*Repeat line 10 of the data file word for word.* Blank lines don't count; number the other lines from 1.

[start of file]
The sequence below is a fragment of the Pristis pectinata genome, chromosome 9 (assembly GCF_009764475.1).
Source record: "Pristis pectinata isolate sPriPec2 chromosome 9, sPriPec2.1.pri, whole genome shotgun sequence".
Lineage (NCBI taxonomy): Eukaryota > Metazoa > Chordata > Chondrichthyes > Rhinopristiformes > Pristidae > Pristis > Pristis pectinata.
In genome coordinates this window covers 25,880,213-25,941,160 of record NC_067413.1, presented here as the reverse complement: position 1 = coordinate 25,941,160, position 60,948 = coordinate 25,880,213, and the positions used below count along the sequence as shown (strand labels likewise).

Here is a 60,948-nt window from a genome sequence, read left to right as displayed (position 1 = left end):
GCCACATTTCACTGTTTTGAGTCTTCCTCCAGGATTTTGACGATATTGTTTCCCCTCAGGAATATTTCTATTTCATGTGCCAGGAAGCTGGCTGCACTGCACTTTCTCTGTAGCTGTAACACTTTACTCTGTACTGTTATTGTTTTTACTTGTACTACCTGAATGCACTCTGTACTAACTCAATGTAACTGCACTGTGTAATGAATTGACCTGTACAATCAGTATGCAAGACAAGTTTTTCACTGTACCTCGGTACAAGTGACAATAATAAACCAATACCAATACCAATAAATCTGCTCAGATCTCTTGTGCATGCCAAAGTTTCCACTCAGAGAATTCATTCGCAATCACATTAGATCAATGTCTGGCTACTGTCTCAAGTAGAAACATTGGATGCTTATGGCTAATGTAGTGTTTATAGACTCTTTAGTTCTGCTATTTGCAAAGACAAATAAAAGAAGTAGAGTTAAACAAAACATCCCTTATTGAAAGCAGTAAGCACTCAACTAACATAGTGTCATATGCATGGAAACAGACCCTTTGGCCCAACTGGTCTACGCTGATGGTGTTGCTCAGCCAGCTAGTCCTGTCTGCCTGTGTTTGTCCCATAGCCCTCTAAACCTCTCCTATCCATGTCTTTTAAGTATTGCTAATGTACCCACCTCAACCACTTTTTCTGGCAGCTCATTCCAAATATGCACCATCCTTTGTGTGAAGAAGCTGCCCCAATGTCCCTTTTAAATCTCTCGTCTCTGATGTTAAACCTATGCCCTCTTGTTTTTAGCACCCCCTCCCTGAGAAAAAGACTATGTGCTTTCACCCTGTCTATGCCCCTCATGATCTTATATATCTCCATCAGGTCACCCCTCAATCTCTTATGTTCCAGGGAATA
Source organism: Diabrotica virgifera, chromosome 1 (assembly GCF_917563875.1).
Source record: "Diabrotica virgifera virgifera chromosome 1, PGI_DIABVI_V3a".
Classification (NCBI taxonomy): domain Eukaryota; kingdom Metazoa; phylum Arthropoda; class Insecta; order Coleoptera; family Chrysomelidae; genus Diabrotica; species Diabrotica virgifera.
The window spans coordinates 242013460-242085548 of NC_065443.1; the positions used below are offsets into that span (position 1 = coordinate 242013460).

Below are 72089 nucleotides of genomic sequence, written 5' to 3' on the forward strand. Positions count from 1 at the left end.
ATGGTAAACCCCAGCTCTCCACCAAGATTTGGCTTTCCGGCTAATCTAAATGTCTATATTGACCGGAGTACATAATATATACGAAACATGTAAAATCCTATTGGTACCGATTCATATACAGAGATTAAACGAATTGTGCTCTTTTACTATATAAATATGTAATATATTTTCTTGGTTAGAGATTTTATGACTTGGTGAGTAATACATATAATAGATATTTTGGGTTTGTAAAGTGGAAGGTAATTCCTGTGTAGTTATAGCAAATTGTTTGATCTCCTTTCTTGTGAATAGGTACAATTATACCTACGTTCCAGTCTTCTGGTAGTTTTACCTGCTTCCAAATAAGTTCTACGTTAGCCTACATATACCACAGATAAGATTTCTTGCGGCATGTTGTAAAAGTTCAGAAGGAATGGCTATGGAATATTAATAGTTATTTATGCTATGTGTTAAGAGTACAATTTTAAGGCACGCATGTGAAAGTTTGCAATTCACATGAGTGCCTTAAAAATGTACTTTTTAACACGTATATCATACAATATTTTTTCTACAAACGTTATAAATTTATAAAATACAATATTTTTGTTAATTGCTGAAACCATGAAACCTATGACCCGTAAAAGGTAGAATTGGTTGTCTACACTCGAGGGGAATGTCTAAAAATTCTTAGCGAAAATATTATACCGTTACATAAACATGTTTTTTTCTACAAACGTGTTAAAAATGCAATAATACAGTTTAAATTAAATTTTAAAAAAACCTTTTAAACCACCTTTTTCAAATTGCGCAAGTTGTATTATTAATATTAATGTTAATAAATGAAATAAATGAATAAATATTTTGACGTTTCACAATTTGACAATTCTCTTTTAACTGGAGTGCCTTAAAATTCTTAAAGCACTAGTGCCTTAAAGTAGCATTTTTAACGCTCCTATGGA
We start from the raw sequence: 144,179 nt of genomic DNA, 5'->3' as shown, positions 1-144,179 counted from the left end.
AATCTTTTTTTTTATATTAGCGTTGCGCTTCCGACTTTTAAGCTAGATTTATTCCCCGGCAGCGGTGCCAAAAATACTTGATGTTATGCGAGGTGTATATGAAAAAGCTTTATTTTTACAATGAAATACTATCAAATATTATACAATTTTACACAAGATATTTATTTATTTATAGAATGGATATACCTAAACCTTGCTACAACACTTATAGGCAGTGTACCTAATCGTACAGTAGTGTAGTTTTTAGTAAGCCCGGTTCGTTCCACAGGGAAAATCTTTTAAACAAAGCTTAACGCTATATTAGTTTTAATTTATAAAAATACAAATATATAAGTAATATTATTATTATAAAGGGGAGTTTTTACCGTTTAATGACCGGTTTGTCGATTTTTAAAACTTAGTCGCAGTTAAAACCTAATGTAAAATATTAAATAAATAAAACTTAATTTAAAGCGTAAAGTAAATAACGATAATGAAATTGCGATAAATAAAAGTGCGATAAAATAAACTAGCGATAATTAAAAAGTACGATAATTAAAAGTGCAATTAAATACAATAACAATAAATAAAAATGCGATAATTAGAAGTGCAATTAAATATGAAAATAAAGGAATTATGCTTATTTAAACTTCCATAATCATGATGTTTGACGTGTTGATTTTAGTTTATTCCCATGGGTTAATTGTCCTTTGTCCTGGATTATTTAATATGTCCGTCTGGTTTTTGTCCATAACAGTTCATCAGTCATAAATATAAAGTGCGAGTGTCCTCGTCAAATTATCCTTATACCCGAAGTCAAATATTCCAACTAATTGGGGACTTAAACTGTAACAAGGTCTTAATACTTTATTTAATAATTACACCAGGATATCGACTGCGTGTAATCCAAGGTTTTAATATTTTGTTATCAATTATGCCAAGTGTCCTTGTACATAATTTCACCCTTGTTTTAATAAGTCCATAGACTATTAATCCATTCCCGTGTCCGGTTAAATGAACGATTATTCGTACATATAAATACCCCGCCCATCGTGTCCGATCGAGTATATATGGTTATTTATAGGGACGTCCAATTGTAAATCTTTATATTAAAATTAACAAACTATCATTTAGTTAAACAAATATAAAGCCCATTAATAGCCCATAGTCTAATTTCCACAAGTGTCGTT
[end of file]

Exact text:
The window spans coordinates 242013460-242085548 of NC_065443.1; the positions used below are offsets into that span (position 1 = coordinate 242013460).